Change Management

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Published on February 17, 2008

GOD, grant me the Serenity
to accept the things I cannot change,
Courage to change the things I can,
and Wisdom to know the difference.

The Serenity Prayer

In software and technology implementation projects, there needs to be something called “Change Control”. And why is this needed? No matter how thorough the business analysis job or how complete the project plan, there’s always something that needs to be changed or added after the fact. Users and potential users of the system or technology change their minds. Or think of something that they absolutely cannot live without. Then from the technical side, the developers, programmers and implementers discover things that are incorrect or just won’t work. Programmers or testers find things called “bugs” – which is techie talk for errors or system glitches. After all, that’s what quality, quality control and testing is supposed to do – Find things that will cause less than desired results.

Testing and quality is key. And it needs to start at the beginning. Once the technology requirements are finalized, you have the basis for test scripts that can be used throughout the implementation process. There will be change. So, there needs to be an orderly process for incorporating changes and corrections / fixes.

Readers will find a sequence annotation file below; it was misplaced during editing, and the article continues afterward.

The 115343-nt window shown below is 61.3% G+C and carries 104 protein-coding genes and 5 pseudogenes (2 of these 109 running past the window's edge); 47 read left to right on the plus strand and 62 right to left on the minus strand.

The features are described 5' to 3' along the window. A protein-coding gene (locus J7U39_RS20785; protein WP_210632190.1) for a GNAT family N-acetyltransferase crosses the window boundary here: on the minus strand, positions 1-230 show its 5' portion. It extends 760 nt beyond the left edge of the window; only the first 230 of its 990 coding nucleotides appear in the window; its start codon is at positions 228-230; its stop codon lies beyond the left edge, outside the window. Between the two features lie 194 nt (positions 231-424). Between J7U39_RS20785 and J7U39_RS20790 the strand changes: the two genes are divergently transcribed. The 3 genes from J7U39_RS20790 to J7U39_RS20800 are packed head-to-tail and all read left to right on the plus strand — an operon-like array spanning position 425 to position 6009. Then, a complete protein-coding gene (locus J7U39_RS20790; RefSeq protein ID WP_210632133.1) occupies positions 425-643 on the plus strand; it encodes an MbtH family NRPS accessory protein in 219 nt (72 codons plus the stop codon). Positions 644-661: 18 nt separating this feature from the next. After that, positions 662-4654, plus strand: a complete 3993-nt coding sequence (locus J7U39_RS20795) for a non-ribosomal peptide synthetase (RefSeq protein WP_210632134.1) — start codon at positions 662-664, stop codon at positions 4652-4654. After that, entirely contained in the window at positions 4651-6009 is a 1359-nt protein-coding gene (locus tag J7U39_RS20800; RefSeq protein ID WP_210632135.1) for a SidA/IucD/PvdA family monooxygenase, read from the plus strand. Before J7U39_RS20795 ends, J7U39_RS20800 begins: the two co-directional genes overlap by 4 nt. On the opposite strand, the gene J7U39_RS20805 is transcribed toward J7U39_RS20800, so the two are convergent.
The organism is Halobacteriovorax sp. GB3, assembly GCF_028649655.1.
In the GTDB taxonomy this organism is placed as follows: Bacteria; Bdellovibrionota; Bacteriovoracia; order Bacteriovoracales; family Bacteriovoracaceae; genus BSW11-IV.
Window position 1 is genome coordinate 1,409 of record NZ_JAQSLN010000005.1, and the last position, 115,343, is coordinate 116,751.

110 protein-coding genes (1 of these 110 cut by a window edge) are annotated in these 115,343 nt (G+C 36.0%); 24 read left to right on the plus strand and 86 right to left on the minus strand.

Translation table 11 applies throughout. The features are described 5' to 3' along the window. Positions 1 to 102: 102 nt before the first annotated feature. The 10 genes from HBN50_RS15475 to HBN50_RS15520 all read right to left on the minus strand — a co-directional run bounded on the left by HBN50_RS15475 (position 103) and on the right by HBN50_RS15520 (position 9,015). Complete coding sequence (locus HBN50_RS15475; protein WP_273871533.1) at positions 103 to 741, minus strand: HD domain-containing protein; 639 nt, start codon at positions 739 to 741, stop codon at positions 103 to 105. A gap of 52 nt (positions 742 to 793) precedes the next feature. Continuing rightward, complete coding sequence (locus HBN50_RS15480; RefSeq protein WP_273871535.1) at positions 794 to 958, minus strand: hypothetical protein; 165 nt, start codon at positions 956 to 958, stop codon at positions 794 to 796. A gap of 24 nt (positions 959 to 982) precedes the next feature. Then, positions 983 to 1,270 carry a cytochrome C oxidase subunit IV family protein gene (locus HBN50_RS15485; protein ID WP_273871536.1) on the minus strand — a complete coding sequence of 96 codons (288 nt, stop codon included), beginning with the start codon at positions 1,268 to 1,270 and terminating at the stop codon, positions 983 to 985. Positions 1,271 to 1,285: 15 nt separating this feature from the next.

One reason is that it helps insure that everyone on the project is in sync. It avoids duplication of effort. And, it’s less disruptive when there are multiple environments (development / test versus live / production) or multiple release versions. It’s an essential piece of the communications plan. Change control is a recipe for success. And, back to the Serenity Prayer: the introduction of new systems, features or functionality is something that can be controlled. And the smart project manager has the courage to mandate a change control process.

What we cannot change is people and how they react to change. Change, even positive change, creates stress – another thing we can’t change. What we can control is the implementation and use of programs and techniques that ease the pain and stress of change. And that’s called Change Management.

Sandra Noble

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